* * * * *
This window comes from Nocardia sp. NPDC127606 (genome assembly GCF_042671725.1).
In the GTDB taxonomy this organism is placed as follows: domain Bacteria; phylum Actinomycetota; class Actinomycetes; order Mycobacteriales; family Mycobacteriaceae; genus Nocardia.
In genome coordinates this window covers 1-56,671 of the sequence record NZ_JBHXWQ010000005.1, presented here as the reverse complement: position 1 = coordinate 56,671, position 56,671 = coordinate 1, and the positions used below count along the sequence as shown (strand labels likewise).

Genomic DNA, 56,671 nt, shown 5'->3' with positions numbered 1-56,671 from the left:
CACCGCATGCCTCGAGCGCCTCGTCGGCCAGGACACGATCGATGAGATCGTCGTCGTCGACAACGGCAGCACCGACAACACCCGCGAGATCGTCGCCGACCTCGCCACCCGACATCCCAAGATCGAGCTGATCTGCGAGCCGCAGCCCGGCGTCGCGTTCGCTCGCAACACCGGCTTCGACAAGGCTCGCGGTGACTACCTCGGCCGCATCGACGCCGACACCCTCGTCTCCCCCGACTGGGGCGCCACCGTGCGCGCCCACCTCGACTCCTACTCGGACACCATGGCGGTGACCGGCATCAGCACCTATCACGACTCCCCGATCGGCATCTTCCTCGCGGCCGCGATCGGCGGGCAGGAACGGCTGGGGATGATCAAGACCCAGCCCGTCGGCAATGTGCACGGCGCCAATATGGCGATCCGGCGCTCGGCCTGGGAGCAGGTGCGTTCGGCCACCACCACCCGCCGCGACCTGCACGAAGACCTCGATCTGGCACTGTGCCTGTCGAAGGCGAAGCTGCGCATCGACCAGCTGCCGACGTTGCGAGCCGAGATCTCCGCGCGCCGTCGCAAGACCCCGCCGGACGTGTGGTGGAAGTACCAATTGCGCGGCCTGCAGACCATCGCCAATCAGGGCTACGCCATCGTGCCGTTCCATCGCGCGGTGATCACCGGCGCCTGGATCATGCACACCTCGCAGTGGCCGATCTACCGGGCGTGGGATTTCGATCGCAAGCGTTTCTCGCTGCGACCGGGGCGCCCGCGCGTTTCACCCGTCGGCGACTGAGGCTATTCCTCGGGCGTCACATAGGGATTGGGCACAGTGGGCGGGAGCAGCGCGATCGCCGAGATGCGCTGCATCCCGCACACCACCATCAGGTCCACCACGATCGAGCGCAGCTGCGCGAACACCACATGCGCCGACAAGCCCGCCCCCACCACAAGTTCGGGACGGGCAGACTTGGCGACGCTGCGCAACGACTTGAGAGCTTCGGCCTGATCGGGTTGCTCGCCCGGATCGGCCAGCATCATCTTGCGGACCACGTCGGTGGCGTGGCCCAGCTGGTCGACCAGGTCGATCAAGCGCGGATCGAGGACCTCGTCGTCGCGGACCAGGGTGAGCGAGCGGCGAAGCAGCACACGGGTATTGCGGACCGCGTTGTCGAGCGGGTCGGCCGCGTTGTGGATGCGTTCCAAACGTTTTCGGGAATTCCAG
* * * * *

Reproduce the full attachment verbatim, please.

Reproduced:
This window comes from Nocardia sp. NPDC127606 (genome assembly GCF_042671725.1).
In the GTDB taxonomy this organism is placed as follows: domain Bacteria; phylum Actinomycetota; class Actinomycetes; order Mycobacteriales; family Mycobacteriaceae; genus Nocardia.
In genome coordinates this window covers 1-56,671 of the sequence record NZ_JBHXWQ010000005.1, presented here as the reverse complement: position 1 = coordinate 56,671, position 56,671 = coordinate 1, and the positions used below count along the sequence as shown (strand labels likewise).

Genomic DNA, 56,671 nt, shown 5'->3' with positions numbered 1-56,671 from the left:
CACCGCATGCCTCGAGCGCCTCGTCGGCCAGGACACGATCGATGAGATCGTCGTCGTCGACAACGGCAGCACCGACAACACCCGCGAGATCGTCGCCGACCTCGCCACCCGACATCCCAAGATCGAGCTGATCTGCGAGCCGCAGCCCGGCGTCGCGTTCGCTCGCAACACCGGCTTCGACAAGGCTCGCGGTGACTACCTCGGCCGCATCGACGCCGACACCCTCGTCTCCCCCGACTGGGGCGCCACCGTGCGCGCCCACCTCGACTCCTACTCGGACACCATGGCGGTGACCGGCATCAGCACCTATCACGACTCCCCGATCGGCATCTTCCTCGCGGCCGCGATCGGCGGGCAGGAACGGCTGGGGATGATCAAGACCCAGCCCGTCGGCAATGTGCACGGCGCCAATATGGCGATCCGGCGCTCGGCCTGGGAGCAGGTGCGTTCGGCCACCACCACCCGCCGCGACCTGCACGAAGACCTCGATCTGGCACTGTGCCTGTCGAAGGCGAAGCTGCGCATCGACCAGCTGCCGACGTTGCGAGCCGAGATCTCCGCGCGCCGTCGCAAGACCCCGCCGGACGTGTGGTGGAAGTACCAATTGCGCGGCCTGCAGACCATCGCCAATCAGGGCTACGCCATCGTGCCGTTCCATCGCGCGGTGATCACCGGCGCCTGGATCATGCACACCTCGCAGTGGCCGATCTACCGGGCGTGGGATTTCGATCGCAAGCGTTTCTCGCTGCGACCGGGGCGCCCGCGCGTTTCACCCGTCGGCGACTGAGGCTATTCCTCGGGCGTCACATAGGGATTGGGCACAGTGGGCGGGAGCAGCGCGATCGCCGAGATGCGCTGCATCCCGCACACCACCATCAGGTCCACCACGATCGAGCGCAGCTGCGCGAACACCACATGCGCCGACAAGCCCGCCCCCACCACAAGTTCGGGACGGGCAGACTTGGCGACGCTGCGCAACGACTTGAGAGCTTCGGCCTGATCGGGTTGCTCGCCCGGATCGGCCAGCATCATCTTGCGGACCACGTCGGTGGCGTGGCCCAGCTGGTCGACCAGGTCGATCAAGCGCGGATCGAGGACCTCGTCGTCGCGGACCAGGGTGAGCGAGCGGCGAAGCAGCACACGGGTATTGCGGACCGCGTTGTCGAGCGGGTCGGCCGCGTTGTGGATGCGTTCCAAACGTTTTCGGGAATTCCAG